Part of the precious sandalwood forest in Đức Cơ District in the Central Highland province of Gia Lai. Photo tienphong.vn
GIA LAI For more than 20 years, Rơ Mah Kem from the village of Grông has been quietly guarding the precious giáng hương (sandalwood) forest in Ia Kriêng Commune in the Central Highland province of Gia Lai.
Kem spends most of his day patrolling the forest to protect the precious trees and stop illegal loggers from encroaching on the land.
The wood is a top target for illegal loggers due to the high price it fetches on the black market.
Kem said he had also encouraged other locals and his relatives to work together to protect the forest.
Growing for hundreds of years, the forest is regarded as a treasure and a sacred symbol by Grông villagers through generations of ups and downs, according to the old villager.
Nearly 1,000 ancient trees currently cover an area of more than 3ha, growing to heights of 40m with an average diameter of 70-100cm.
Over the past 20 years, since the Government and local authorities started working with villagers to protect the forest, not a single root of the trees has been destroyed.
“Each has been marked by local people so they can check on them,” according to the local forest authority.
Workers embrace a large sandalwood tree. Photo tienphong.vn
Trịnh Xuân Hữu, an official from Đức Cơ District's Forest Protection Department, said Grông Village’s ethnic minority people were well aware of forest protection, especially the sandalwood forest.
If they spotted anyone acting suspiciously, they would immediately report it to local authorities to prevent them from entering the forest and destroying the trees, Hữu said.
In order to preserve the forest, authorities and Grông villagers had been raising awareness of how to protect the area, the official said.
“It has proven to be really effective because forest protection originated from the awareness of local people. No one dares to try and destroy the forest,” Hữu said.
He said more than ten years ago, the forest was nearly destroyed when district authorities planned to transform it into a rubber plantation for industrial development.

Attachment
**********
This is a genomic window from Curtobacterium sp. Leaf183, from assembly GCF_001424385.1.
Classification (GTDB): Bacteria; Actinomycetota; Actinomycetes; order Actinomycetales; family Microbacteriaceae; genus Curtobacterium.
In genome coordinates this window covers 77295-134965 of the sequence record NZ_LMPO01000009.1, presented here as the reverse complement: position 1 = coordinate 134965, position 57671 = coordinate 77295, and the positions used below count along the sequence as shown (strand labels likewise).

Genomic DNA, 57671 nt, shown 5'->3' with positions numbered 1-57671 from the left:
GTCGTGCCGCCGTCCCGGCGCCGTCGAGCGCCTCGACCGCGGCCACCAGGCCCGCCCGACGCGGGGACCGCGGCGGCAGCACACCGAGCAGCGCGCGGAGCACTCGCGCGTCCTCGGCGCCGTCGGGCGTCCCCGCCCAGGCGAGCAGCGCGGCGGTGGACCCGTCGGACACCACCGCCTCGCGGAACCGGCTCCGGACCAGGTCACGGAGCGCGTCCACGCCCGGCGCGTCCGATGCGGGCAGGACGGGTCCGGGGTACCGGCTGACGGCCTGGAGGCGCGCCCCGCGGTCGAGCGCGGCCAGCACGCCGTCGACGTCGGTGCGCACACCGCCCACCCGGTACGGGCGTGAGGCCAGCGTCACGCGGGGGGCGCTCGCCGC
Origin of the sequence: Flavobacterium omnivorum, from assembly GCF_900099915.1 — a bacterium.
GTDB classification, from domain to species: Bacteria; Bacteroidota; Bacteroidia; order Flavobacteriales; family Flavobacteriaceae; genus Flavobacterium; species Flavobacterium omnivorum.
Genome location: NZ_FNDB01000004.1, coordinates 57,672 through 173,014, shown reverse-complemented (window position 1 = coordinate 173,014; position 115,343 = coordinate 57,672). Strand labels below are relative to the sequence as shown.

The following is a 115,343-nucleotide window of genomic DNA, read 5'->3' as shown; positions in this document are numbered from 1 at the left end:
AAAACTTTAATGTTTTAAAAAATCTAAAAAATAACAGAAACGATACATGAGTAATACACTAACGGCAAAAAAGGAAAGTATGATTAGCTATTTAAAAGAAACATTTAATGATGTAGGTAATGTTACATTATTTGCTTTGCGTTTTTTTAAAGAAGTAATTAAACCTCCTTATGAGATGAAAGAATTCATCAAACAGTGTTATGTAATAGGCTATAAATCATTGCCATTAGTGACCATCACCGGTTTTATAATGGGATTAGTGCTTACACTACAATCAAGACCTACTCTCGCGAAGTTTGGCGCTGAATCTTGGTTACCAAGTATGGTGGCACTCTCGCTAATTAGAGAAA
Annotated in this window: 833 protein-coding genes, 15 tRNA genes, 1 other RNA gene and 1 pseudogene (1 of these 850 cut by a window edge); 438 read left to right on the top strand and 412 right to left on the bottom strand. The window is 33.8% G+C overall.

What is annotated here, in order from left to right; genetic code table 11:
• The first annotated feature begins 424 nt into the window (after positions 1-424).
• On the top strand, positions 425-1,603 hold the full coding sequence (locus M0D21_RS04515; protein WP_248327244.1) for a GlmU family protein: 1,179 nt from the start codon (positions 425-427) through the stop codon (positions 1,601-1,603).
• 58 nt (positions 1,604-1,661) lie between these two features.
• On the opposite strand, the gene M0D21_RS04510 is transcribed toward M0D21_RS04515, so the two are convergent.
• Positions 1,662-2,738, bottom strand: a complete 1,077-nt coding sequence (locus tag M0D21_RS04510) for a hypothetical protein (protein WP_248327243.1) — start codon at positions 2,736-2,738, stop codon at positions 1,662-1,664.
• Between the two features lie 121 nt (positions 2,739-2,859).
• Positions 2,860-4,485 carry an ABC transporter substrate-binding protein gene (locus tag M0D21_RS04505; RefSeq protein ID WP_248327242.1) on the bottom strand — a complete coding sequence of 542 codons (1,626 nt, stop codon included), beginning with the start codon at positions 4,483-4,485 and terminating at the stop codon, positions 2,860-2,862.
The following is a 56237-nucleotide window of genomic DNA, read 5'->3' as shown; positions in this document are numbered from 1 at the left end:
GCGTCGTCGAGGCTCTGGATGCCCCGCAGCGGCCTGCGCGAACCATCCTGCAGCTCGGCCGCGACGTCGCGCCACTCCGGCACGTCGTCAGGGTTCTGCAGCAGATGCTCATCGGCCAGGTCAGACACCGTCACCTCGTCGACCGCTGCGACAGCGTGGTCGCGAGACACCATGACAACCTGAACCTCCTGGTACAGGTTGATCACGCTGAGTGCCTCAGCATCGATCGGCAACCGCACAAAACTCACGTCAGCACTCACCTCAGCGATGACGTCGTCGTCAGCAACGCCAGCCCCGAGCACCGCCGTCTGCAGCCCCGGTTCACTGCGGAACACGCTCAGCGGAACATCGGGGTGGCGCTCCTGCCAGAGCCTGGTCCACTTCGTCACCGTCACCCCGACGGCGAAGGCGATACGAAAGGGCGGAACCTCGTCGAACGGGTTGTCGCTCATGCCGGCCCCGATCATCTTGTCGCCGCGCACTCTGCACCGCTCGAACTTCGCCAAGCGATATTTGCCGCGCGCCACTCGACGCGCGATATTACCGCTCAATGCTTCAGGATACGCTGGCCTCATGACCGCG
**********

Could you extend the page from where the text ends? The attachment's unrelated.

The plan was stopped thanks to elders in the village. Their opinion that the forest should be preserved were recognised by the commune and district authorities.
Currently, Đức Cơ District People's Committee grants VNĐ4 million to Ia Krieng Commune to pay two local staff to protect the forest 24/7.
Not only relying on locals, the district has also assigned forest rangers to regularly patrol and protect the area.
Nguyễn Hữu Mạnh, one of the forest rangers, said he had been working in the forest for more than 10 years with a pledge to prevent any destruction of the trees.
Mạnh said he also had a desire to expand the forest.
“Every year, I witness millions of ripe seeds falling to the ground but the rate of new trees is low, and only a few dozen saplings survive. I want authorities to conduct research by collecting fallen seeds to grow in other areas so we have more forests for our children,” said Mạnh.
Trịnh Văn Thanh, vice chairman of the district’s People's Committee, said in the near future, the district would set up barriers and fences to protect the precious forest while at the same time increase the planting of new trees.
In addition, Thanh said they also planned to boost local tourism by building roads from the commune centre to the forest.
Experts have warned the total forest area in the Central Highlands is falling, so this area should be regarded as a treasure for not only Grông Village, but also Gia Lai Province.
They have appealed that in order to retain the forest, authorities should maintain a close connection with the local community. VNS